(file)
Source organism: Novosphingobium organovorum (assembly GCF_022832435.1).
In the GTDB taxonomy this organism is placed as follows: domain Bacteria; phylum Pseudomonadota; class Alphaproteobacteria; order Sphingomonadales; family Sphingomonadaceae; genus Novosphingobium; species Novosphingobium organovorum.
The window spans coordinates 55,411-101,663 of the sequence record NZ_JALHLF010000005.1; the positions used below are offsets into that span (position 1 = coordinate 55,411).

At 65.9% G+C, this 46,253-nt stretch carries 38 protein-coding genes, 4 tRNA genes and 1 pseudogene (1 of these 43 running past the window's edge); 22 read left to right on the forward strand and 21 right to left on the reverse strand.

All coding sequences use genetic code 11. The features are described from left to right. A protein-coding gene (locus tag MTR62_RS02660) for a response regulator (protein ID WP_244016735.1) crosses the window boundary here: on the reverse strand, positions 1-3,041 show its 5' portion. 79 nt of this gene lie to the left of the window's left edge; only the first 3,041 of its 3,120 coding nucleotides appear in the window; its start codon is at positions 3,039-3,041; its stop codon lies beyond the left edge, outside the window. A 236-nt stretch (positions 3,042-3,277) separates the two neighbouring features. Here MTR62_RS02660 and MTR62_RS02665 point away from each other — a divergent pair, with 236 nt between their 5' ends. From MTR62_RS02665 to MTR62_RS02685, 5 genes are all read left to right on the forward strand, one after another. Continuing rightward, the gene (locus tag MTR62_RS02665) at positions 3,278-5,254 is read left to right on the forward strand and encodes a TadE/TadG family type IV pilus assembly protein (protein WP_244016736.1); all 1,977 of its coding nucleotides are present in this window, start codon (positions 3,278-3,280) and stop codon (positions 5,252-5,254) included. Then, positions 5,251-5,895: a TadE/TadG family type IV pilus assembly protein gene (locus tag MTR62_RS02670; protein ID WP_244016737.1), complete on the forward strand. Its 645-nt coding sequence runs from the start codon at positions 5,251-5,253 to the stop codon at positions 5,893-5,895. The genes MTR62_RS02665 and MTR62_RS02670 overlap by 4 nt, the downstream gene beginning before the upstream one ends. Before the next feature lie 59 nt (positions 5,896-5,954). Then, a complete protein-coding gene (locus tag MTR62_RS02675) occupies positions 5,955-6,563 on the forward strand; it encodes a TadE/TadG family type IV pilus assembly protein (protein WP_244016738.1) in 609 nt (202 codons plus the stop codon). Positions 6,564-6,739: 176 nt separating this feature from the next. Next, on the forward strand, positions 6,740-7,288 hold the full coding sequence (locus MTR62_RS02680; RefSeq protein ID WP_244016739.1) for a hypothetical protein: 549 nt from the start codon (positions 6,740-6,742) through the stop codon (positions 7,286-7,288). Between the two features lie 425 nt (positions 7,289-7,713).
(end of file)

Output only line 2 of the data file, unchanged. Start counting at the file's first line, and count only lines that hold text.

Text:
In the GTDB taxonomy this organism is placed as follows: domain Bacteria; phylum Pseudomonadota; class Alphaproteobacteria; order Sphingomonadales; family Sphingomonadaceae; genus Novosphingobium; species Novosphingobium organovorum.